OLYMPIA, Wash. — Republicans have overseen Washington state elections for more than 50 years despite Democrats dominating most other statewide offices.

Secretary of State Kim Wyman is the lone statewide elected Republican for Washington state and the entire continental West Coast.

She faces a challenge from Democrat Tina Podlodowski, a former Microsoft manager who served on the Seattle City Council for one four-year term in the 1990s and was an adviser to current Seattle Mayor Ed Murray in 2014.

An August survey by independent pollster Stuart Elway had Wyman leading Podlodowski 41 percent to 33 percent with 26 percent of voters undecided.

The Elway survey of 500 registered voters was conducted by phone Aug. 9-13. Its margin of error was plus or minus 4.5 percentage points.

Wyman narrowly won her election four years ago and voting in August’s “top two” primary was tight, with Wyman getting 48 percent of the vote and Podlodowski receiving 46 percent. Libertarian Tim Turner was far behind in third place and was knocked out of the running for the November election.

Part of Wyman’s challenge in keeping her office in Republican hands arises from the political divide brought about by the presidential election race that could have more of an impact on state races than in previous years, said Cornell Clayton, a political science professor at Washington State University.

“You have someone at the top of the ticket that we know is turning off large numbers of independent voters,” he said, referring to Republican presidential candidate Donald Trump.

The Washington secretary of state race is tight on the funding front. Podlodowski has raised more than $500,000 to finance her campaign so far, compared to about $425,000 for Wyman.

Podlodowski has attacked Wyman on issues ranging from low primary voter turnout to a delay on getting an online business portal up and running. In addition to being the state’s chief elections’ officer, the secretary of state also serves as chief corporations officer and supervisor of the state archives and state library.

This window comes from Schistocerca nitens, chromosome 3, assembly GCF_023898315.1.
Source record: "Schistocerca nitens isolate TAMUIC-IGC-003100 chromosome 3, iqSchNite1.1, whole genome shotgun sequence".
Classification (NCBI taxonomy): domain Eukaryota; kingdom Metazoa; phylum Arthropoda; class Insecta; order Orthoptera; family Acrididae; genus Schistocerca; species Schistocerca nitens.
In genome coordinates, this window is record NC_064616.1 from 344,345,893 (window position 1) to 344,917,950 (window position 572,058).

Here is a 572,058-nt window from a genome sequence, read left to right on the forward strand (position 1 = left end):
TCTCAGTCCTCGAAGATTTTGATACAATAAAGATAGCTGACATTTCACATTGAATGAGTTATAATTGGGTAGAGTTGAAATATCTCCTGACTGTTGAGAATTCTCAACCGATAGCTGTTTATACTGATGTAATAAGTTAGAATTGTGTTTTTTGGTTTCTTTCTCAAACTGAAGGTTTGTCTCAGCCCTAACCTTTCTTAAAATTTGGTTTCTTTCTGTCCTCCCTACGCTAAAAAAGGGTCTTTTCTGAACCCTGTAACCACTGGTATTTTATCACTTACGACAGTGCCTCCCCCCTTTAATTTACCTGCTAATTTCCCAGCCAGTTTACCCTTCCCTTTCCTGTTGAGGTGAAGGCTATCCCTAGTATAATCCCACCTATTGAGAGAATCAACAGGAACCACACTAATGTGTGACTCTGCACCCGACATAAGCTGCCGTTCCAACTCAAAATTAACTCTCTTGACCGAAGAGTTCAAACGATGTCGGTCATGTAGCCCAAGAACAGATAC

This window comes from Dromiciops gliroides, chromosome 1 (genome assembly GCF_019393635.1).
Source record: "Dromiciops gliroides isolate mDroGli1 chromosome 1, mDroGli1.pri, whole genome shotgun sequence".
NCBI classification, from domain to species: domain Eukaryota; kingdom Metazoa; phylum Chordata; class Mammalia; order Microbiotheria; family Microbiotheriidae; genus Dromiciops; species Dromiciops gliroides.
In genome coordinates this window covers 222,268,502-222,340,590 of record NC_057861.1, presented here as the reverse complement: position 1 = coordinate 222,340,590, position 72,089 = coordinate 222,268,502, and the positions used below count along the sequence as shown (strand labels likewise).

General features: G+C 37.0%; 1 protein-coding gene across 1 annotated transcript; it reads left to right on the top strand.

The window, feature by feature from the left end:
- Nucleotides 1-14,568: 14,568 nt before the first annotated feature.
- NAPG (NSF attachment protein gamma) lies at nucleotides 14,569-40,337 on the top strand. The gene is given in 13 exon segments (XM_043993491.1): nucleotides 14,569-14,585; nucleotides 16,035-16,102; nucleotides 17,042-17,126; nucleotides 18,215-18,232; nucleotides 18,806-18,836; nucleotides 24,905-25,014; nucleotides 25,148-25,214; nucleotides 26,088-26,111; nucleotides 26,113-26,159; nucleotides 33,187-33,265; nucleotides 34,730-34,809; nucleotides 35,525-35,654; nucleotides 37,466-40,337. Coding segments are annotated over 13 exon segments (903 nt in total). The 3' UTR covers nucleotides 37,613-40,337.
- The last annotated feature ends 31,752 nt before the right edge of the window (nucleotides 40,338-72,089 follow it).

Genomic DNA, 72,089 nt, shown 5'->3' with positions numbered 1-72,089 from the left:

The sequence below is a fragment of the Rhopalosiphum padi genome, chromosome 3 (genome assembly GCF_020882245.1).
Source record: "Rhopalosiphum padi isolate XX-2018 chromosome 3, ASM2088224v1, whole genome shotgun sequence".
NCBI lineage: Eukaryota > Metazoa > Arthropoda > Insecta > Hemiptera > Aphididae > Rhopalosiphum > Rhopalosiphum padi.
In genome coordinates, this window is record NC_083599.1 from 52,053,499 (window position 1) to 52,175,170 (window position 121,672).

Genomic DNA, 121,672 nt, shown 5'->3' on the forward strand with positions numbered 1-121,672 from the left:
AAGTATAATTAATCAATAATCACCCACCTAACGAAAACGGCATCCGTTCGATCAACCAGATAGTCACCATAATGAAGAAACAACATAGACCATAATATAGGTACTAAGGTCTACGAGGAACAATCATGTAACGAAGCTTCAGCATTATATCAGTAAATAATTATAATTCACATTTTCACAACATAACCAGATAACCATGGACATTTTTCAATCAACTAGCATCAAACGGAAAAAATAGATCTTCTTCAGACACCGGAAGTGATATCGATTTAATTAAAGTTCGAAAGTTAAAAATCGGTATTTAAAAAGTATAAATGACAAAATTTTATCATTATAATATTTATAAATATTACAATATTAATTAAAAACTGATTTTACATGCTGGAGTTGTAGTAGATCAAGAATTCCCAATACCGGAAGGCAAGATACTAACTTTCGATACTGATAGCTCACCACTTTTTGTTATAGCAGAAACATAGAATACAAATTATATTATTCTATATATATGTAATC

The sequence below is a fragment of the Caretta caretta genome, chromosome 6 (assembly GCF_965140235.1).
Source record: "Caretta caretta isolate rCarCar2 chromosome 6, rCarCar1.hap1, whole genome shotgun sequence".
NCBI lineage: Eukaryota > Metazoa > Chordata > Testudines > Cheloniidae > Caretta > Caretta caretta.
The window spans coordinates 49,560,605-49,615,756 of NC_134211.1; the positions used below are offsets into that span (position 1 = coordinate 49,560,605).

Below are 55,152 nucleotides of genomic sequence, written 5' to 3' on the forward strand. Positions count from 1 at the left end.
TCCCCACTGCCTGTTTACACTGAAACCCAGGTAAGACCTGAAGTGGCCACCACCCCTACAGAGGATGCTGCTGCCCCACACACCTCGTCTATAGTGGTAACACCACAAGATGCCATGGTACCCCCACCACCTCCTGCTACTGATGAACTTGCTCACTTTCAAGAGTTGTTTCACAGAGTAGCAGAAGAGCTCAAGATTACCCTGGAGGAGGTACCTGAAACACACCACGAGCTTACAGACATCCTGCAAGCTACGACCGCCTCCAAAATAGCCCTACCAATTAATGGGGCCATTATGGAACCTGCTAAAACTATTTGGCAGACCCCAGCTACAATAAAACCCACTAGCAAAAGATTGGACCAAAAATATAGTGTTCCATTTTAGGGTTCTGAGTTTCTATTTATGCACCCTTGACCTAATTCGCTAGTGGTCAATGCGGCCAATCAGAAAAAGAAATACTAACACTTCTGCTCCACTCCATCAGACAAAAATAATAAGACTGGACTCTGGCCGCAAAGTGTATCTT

Podlodowski’s campaign on Friday revealed that she notified the state Office of Cybersecurity about the vulnerability of an online voter registration and information site that inadvertently made information like voters’ phone numbers and emails accessible.

The problem has since been fixed and Wyman’s office said that there was no security breach or hack of the voter system, and that information like Social Security or driver’s license numbers were never accessible.

But in a statement, Podlodowski said that Wyman “has not taken any clear steps to safeguard our personal information.”

Wyman in a statement apologized for the error, saying that she takes her responsibility to safeguard voter information seriously. She said that her office took quick action to fix the problem after Podlodowski notified officials.

“We all have to work together to protect each other,” Wyman wrote. “I’ve always tried to do what’s in the public’s best interest regardless of partisanship or anything else, so I appreciate her working with me to identify and correct the situation before any further problems occurred.”

The issue came up six weeks before ballots for the Nov. 8 election will start being mailed to the state’s 4 million voters.

Wyman has more than two decades of experience in elections work and has stressed that her “whole career has been about turning people out to vote.”

“The single most important element of my race is that Washington state needs to have elections that are fair and accurate,” she said. “We’ve had a long history of that in our state.”

Podlodowski counters that Wyman “is about the status quo.”

“And I’m about, ‘is it time to make a change?” she said. “It’s a definite contrast.”

Podlodowski wants free postage for mailed ballots and same-day voter registration and preregistration for 16- and 17-year-olds ahead of their eligibility to vote at age 18. She also said she would mandate performance audits for all of the state’s 39 county election offices to assess effectiveness on issues ranging from election-related costs to registrations. Podlodowski also wants more drop boxes for voters around the state.

Wyman, who previously served as the Thurston County auditor and the county’s elections director, noted that her office already does a best-practices review of all the county offices at least every five years, down from reviews every three years due to funding issues.

She said she will continue pushing the Legislature for funding for her initiatives that have not been approved by lawmakers, including a statewide printed version of the voter guide.